After the death of Mr. Pike, the brewery and distillery were carried on under the superintendence of Sir John Carter, son of the before-mentioned Alderman John Carter. Sir John was mayor of Portsmouth nine times, and served the office of high sheriff of Hampshire, in the year 1784, and his son, Mr. John Bonham Carter, representcd the borough, in Parliament, for twenty-two years. Upon the death of Sir John Carter, in 1808, his nephew and son-in-law, Mr. Edward Carter, came to Portsmouth to superintend the management of the business. He also took a very active share in all public business, both municipal, magisterial, and parliamentary. The office of mayor certainly runs in the family, for Mr. Edward Carter served the office of mayor five times, under the old "regime" and when the ancient corporation was placed in the hands of a new constituency, such was his universal popularity among all classes, that he was chosen the first mayor of the new municipality. He died at the age of sixty-six, deeply regretted by all who knew him. Referring to the sad event, the Hampshire Telegraph, of August 17th, 1850, says :—" He was -kind-hearted, most charitable, and of the strictest integrity and honour, and his loss will be greatly deplored by all classes." In recording the death of this gentleman, we are tempted to give the following detailed account of his family.
The name of Carter appears recorded in the history of Portsmouth for two centuries. In the reign of Charles II, Peter Carter held one of the most respectable parochial offices, heretofore filled by the mayor. At the period of the death of Queen Anne, John Carter, the father of Alderman John Carter, was imprisoned by Colonel Gibson, the lieutenant-governor, for presuming to promulgate the news of the death of that sovereign, and the accession of the Hanoverian dynasty. He had walked from the Metropolis, a journey that took him three days, and arrived in Portsmouth before the mail brought the news of the queen's death; of course, on the arrival of the mail, he was liberated. Hence the origin of the term, "Queen Anne's dead." Alderman John Carter died at a very advanced age, leaving three sons to inherit his property. John, the eldest, was knighted by George III, and played an important part in the history of Portsmouth. A finished memoir of this "Fine Old English Gentleman" is given in "Hone's Every Day Book," in connection with the mutiny at Spithead ; and his portrait is in the Beneficial Society's Hall, Portsea. He was offered a baronetcy, in 1806 by Mr. Fox, which he declined, because, accepting it, he felt would have been a manifest departure from principles. Upon the death of Mr. Edward Carter, in the year 1850, the management of the business fell into the hands of his son-in-law, Captain G. C. Evelegh, a grandson of Sir John Carter.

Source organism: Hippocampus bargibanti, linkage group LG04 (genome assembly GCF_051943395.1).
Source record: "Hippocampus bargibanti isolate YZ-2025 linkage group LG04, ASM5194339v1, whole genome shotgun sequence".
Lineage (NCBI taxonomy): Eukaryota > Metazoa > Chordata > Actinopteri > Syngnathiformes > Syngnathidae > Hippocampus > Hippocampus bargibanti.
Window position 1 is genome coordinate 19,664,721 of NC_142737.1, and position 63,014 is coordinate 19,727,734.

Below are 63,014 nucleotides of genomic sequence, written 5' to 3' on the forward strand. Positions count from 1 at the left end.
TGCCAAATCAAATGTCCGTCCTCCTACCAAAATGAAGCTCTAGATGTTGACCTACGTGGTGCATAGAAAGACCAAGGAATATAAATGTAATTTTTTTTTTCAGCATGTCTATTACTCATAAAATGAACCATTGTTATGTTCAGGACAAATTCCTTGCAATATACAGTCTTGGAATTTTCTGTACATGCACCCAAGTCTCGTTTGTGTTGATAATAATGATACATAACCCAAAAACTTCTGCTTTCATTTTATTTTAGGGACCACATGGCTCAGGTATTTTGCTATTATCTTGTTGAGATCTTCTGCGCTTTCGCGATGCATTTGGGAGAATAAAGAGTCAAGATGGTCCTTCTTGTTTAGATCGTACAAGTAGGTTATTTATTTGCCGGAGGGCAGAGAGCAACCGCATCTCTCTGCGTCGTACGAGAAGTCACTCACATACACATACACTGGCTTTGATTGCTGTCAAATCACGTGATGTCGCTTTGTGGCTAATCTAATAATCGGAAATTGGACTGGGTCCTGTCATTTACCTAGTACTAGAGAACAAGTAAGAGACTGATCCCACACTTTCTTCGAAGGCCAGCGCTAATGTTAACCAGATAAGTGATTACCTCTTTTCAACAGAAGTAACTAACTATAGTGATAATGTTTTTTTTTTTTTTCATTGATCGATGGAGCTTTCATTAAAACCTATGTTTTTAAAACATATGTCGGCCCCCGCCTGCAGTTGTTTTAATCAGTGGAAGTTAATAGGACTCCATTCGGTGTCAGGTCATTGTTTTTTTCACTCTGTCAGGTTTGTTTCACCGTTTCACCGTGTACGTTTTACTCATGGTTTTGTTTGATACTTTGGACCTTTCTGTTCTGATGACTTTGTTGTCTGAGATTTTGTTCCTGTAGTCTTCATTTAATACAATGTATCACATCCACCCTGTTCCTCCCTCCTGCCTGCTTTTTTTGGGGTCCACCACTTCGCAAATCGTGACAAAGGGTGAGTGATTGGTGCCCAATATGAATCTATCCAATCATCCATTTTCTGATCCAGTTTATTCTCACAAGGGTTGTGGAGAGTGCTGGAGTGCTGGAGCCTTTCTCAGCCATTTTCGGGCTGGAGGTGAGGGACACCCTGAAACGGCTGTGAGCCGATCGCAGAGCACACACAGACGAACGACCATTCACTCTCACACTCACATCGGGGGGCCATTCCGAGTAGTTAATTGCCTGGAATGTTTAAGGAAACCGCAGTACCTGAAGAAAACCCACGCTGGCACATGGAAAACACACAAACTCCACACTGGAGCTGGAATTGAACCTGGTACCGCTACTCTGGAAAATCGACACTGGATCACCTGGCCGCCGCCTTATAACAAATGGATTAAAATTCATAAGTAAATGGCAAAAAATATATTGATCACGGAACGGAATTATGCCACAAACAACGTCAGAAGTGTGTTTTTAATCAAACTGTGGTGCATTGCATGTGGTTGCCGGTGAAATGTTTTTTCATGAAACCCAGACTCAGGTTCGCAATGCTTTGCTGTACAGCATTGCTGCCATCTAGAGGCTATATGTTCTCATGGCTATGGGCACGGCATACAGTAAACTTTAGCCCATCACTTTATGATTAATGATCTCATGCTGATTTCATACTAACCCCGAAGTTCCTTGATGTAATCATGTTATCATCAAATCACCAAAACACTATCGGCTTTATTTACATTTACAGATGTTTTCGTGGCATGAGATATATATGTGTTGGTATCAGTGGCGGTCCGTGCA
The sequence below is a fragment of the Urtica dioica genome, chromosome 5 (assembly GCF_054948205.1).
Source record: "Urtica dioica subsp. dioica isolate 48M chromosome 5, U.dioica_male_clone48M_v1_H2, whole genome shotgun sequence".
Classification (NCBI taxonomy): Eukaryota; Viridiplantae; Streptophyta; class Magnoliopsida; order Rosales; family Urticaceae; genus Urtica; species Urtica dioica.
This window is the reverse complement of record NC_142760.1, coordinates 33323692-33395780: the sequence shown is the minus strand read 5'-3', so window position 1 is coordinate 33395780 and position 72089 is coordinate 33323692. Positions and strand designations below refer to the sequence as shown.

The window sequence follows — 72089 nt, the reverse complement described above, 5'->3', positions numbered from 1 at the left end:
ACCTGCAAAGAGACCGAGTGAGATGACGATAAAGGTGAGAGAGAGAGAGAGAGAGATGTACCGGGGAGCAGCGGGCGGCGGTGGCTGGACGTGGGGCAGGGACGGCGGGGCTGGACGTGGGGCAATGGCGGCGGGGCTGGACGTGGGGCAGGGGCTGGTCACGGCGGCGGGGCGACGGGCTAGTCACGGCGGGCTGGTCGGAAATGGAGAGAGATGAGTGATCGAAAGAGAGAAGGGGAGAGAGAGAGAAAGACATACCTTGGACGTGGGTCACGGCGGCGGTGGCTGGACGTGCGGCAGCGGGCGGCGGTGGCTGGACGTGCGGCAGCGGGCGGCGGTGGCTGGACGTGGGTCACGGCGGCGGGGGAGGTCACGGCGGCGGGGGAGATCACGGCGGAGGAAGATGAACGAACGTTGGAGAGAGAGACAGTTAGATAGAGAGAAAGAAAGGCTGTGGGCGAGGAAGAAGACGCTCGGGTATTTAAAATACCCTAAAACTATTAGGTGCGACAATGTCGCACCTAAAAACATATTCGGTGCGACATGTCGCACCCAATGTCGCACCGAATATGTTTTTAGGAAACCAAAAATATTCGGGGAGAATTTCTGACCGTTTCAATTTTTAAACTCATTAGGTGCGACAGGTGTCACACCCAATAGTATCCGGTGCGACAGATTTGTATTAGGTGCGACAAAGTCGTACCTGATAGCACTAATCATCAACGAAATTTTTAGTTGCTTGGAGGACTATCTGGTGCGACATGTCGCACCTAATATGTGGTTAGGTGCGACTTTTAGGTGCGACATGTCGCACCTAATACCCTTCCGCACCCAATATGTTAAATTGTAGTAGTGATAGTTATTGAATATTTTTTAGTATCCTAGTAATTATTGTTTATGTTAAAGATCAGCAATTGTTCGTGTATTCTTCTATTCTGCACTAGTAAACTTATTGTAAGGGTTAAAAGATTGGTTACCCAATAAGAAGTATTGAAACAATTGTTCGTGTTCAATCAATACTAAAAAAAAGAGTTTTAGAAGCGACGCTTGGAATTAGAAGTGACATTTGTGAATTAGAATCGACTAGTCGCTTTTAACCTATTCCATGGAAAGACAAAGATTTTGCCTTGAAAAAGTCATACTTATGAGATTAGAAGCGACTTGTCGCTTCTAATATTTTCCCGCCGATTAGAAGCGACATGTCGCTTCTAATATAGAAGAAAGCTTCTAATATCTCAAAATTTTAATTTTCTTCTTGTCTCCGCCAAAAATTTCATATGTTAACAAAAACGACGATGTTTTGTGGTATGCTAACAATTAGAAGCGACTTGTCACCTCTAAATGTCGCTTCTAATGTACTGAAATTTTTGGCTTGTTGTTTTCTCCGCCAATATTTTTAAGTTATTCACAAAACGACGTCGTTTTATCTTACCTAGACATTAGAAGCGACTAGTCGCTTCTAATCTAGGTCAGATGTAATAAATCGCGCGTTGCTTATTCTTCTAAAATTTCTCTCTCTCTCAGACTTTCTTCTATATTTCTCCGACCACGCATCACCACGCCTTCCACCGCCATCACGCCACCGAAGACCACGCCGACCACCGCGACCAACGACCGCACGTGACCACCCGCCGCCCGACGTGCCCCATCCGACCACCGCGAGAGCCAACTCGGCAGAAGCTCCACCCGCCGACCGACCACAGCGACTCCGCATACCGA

But to return to Mr. Samuel Spicer. At the death of this gentleman, his interest in the distillery of "Pike & Spicer" descended to his sons Samuel and John and David Spicer. In the year 1801 these latter purchased an extensive brewery at Portsea, founded fifty years previously by Mr. Robert Temple. Later on, John Spicer purchased a brewery at Christchurch, where he settled down. His brother, Samuel Spicer, however, remained in the original business, and was made an alderman at the death of Sir John Carter, in 1808, and, the following year, was elected mayor: During his second mayoralty, in 1817, Mr. Samuel Spicer received the honour of knighthood, and it was during his fourth mayoralty, in 1824, that he died. After his decease the distillery was given up, but Mr. David Spicer, who resided at the upper end of St. George's Square, still continued the Portsea Brewery. He was remarkable for his genial manners and kindness of heart ; his pleasant face is still within the recollection of some of the older inhabitants of Portsmouth. Mr. David Spicer was three times mayor of the town, and it was during his third year of office that the Reform Bill was passed, he being the last mayor under the old corporation. At his death, which took place in the year 1840, the Portsea business came into the possession of Pike & Co., who thereupon altered the style of the firm to Pike, Spicer & Co.
The present representatives of the Carter family, and proprietors of Pike, Spicer and Co., Limited, are as follows : John Bonham Carter, Esq., of Adhurst, St. Mary, Petersfield, Chairman of the Company, son of the late John Bonham Carter, Esq., Chairman of Committees in the House of Commons, and M.P. for Winchester (his grandfather was also M.P. for Portsmouth during the progress of the Reform Bill;) Lothian George Bonham Carter, his brother, assistant managing director, and Captain Alfred Henry Carter (cousin). Our readers will begin to inquire when we are coming to what we have to say about the brewery itself and its extensive business.